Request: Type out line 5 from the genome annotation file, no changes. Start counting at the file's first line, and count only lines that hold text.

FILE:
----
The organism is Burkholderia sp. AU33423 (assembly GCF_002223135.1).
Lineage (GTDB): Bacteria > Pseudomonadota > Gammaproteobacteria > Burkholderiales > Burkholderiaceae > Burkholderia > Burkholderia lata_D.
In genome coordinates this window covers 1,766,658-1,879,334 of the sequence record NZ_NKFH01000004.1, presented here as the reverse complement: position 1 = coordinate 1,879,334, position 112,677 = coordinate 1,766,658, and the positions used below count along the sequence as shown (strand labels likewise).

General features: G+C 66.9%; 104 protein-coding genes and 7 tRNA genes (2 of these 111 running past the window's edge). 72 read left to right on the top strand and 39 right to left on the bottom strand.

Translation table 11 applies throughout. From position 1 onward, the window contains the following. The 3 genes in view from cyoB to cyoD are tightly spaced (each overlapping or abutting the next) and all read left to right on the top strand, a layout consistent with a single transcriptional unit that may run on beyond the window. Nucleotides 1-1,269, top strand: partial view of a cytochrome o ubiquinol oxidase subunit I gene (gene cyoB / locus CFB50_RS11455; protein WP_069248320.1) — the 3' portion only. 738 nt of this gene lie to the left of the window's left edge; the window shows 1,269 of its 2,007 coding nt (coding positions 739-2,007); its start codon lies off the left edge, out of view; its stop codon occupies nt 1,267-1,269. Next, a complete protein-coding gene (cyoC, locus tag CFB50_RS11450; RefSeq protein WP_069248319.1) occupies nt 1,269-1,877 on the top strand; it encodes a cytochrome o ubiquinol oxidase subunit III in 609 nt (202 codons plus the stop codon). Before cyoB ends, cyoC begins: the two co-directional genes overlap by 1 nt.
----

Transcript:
Translation table 11 applies throughout. From position 1 onward, the window contains the following. The 3 genes in view from cyoB to cyoD are tightly spaced (each overlapping or abutting the next) and all read left to right on the top strand, a layout consistent with a single transcriptional unit that may run on beyond the window. Nucleotides 1-1,269, top strand: partial view of a cytochrome o ubiquinol oxidase subunit I gene (gene cyoB / locus CFB50_RS11455; protein WP_069248320.1) — the 3' portion only. 738 nt of this gene lie to the left of the window's left edge; the window shows 1,269 of its 2,007 coding nt (coding positions 739-2,007); its start codon lies off the left edge, out of view; its stop codon occupies nt 1,267-1,269. Next, a complete protein-coding gene (cyoC, locus tag CFB50_RS11450; RefSeq protein WP_069248319.1) occupies nt 1,269-1,877 on the top strand; it encodes a cytochrome o ubiquinol oxidase subunit III in 609 nt (202 codons plus the stop codon). Before cyoB ends, cyoC begins: the two co-directional genes overlap by 1 nt.